“Education is not the filling of a pail, but the lighting of a fire.” — W.B. Yeats
Wanna learn more effectively or be a better teacher, or how to communicate and connect with people better, or how to influence more effectively?
Learn to match or bridge learning styles.
It’s one of those things you do every day, but you might not be aware of. It’s about how you sequence information and how you relate to it.
The key is to first know your own preferences, and then understand others.
Here are key takeaways:
- Know yourself first. Figure out your own learning preferences.
- Figure out if you prefer concrete or random.
- Figure out if you prefer random or sequential.
- Adapt your approach for others.
- Test what works for you.
- Explore other styles.
Concrete, Abstract, Random, Sequential Learning Styles Explained
Concrete thinking focuses on tangible, specific details and practical realities, while abstract thinking involves more theoretical, conceptual, and general ideas.
Random thinking favors spontaneity and flexibility, often involving a non-linear approach to problem-solving, whereas sequential thinking is methodical and logical, following a structured, step-by-step process.
Here are the parts that make up the styles:
- Concrete – You’re dealing with the here and now and processing information based on what you see, hear, think, feel, and taste. “It is what it is.” You want a real example.
- Abstract – You’re looking for the patterns. You’re more cerebral in your analysis. You’re using your intuition and imagination. “Things aren’t always what they appear to be.” You abstract from the examples.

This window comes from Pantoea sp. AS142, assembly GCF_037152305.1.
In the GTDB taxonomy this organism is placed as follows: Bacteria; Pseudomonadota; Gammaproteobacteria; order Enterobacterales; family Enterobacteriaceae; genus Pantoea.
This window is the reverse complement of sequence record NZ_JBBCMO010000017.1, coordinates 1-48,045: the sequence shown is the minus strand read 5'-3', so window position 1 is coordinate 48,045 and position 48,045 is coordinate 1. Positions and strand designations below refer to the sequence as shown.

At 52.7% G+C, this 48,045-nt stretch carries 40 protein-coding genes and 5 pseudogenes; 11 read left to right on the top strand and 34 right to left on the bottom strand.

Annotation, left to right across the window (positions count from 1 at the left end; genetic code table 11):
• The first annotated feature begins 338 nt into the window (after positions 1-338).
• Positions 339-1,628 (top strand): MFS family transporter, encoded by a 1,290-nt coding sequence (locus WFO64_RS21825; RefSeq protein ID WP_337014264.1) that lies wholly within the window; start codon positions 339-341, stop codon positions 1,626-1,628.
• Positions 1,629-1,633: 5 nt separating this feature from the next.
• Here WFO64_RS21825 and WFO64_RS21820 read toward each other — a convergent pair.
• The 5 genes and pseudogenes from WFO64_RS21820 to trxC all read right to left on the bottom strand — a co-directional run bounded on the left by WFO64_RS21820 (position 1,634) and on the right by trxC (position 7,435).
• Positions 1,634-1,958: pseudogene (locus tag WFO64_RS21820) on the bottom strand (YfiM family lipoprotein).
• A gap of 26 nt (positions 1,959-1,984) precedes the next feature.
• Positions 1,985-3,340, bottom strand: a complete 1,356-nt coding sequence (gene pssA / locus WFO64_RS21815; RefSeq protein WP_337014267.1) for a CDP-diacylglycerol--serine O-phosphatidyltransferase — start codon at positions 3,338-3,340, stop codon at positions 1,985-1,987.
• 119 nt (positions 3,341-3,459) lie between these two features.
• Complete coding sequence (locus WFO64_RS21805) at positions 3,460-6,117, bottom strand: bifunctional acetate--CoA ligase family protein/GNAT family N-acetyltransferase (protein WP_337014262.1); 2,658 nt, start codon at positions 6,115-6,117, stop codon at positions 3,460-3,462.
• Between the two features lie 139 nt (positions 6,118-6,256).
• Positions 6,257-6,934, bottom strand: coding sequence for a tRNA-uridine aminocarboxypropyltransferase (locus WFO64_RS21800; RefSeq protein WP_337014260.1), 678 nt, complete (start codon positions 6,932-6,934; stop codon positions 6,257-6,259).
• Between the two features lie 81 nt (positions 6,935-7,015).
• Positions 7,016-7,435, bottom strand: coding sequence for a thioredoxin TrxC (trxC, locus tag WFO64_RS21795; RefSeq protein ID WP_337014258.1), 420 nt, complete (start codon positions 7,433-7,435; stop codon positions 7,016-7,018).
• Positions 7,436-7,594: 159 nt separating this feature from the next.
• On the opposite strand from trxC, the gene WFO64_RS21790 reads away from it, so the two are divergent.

- Random – You’re processing chunks of information in a random way. You can hop around with ease.
- Sequential – You process chunks of information in a linear way. You prefer a plan or set of steps to follow.
If you prefer random, you might have bounced around or skimmed the bullets. If you prefer sequential, you may have read that line by line, building up on what you know.
If you were looking for the example each time, you might prefer concrete. If you were saying, ah, I can use this to improve my approach to learning or sharing information, you might prefer abstract.
Learning Style Patterns: Concrete Sequential, Concrete Abstract, Abstract Sequential, Abstract Random
Here’s the learning styles in a nutshell:
- Concrete Sequential Thinkers – You want your information presented sequentially with concrete facts and data. What I’ve seen with concrete sequential learners is they learn well when one example or concept follows another in a linear way. Hopping around is a problem and can create frustration and confusion.
- Concrete Random Thinkers – You don’t care what sequence the information comes your way, as long as it’s concrete and you can relate to it. What I’ve seen with concrete random learners is, they can skip around pretty quickly, but they need examples to latch on to. They’re pretty effective at cutting through fog and finding where the rubber meets the road.
- Abstract Sequential Thinkers – Abstractions are great as long as they follow a sequential flow. What I’ve seen about abstract sequential learners is
- Abstract Random Thinkers – Abstractions are great and it doesn’t matter what sequence. What I’ve seen is the abstract random learners have the simplest time learning because the sequence doesn’t matter but can have a hard time sharing what they know. I’ve also noticed they get bored when information is sequential and detailed.